The perfect Christmas gift!
He chased 2,000 pigs off a cliff… why? Whose were they? What was important to him about the number 2,000?
He talked of the Good Samaritan. Why did Jews think of the Samaritans as bad? Why did Jesus want them considered good?
He talked of a son of man being dead and buried and resurrected on the third day… then he waited until the third day to “resurrect” Lazarus. (He himself was only buried for a day and a half before his body was taken from the tomb… Friday evening to Sunday morning.)
He “appeared” after his death, twice – the first time telling the disciples not to tough him because he wasn’t ascended, the second time insisting Thomas touch him although he still wasn’t ascended. Why the discrepancy?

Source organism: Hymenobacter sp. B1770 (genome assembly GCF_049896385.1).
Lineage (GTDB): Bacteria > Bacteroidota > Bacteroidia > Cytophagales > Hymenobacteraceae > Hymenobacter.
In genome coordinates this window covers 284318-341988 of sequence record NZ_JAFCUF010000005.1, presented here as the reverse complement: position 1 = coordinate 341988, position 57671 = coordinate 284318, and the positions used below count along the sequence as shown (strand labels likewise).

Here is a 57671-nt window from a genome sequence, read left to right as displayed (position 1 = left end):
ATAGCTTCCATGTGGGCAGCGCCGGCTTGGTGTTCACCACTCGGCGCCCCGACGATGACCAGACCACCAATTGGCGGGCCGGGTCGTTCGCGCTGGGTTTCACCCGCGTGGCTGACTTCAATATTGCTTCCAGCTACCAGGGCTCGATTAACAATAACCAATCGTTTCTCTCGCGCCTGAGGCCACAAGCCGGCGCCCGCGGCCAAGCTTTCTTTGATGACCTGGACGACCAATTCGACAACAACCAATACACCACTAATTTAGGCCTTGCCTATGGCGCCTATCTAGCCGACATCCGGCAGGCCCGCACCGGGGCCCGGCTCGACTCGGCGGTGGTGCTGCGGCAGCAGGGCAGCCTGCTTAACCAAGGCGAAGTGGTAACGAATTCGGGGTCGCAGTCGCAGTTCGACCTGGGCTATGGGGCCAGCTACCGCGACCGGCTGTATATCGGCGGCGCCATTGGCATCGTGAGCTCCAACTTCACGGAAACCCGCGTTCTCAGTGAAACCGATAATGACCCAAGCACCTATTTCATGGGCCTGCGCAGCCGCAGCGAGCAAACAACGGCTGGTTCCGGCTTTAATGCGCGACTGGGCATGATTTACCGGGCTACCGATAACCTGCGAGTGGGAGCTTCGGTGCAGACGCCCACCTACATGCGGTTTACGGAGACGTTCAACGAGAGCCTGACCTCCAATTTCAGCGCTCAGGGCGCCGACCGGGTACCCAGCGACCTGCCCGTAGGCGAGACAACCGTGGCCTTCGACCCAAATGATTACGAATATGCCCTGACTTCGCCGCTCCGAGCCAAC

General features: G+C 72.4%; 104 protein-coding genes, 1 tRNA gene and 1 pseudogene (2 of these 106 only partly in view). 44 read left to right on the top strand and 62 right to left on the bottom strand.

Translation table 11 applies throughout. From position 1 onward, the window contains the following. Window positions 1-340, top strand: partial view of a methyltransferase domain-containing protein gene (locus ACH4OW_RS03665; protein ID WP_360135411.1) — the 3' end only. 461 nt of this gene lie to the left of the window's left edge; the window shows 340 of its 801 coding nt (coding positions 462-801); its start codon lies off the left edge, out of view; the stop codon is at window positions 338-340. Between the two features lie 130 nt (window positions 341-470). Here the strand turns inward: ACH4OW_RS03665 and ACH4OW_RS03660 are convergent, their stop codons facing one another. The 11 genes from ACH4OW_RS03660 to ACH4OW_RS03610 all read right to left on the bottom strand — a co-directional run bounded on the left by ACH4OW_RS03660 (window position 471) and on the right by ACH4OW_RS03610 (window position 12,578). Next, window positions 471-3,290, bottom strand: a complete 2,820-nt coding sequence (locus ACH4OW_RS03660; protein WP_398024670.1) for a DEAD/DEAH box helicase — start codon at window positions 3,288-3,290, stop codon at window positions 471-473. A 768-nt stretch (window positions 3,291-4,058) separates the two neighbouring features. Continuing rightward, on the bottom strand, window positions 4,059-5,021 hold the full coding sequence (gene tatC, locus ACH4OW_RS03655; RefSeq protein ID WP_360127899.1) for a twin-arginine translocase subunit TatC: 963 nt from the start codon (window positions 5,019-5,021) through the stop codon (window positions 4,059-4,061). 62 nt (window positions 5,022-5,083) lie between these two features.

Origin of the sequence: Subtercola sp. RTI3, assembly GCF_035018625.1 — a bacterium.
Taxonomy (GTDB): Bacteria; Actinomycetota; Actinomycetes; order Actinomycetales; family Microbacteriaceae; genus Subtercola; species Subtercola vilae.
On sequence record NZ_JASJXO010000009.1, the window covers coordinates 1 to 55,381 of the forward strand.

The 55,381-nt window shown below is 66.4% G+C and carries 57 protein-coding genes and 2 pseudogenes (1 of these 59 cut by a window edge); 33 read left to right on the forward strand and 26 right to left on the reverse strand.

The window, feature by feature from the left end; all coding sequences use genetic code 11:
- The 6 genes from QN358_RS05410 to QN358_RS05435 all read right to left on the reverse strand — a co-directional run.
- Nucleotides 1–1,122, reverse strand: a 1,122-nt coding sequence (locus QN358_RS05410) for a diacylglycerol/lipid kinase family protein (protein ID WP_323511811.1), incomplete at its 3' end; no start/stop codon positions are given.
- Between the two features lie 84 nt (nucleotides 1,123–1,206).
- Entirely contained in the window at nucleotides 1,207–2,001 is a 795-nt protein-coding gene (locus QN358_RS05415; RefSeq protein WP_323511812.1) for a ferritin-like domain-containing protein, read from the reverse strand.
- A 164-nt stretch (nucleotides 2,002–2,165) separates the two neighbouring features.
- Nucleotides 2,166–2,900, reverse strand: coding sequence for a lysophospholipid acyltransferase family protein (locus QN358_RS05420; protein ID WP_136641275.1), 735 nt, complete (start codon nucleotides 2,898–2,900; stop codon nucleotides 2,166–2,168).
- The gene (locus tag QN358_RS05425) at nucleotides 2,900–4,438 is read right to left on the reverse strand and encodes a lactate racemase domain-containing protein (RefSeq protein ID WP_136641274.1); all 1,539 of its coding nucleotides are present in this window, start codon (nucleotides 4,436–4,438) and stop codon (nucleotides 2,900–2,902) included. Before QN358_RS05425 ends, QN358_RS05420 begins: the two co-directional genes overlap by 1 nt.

“The Gospel According to the Romans” tells the story through the eyes of Matthew Levi, the Roman agent working as a tax collector (and therefore spy) for the Romans in Galilee. it tells what we know of Jesus’ partially Romanized childhood, of the uprisings in Galilee against the Romans, and of Jesus’ failed attempt to take over the Temple at Passover.
This is Jesus as the Jews and Romans of his time saw him. It is the perfect Christmas gift for the atheist, agnostic, or Roman or Jewish historian on your list!
Religious groups are often (usually? nearly always?) behind homophobic legislation and similar initiatives. They certainly were in Romania’s referendum this weekend, which was intended to exclude same-sex couples from the definition of marriage. Despite poll forecasts of 90% support for the initiative, and the support of the powerful Orthodox church, and the unusual step by the government of extending the vote to two days instead of one… it failed.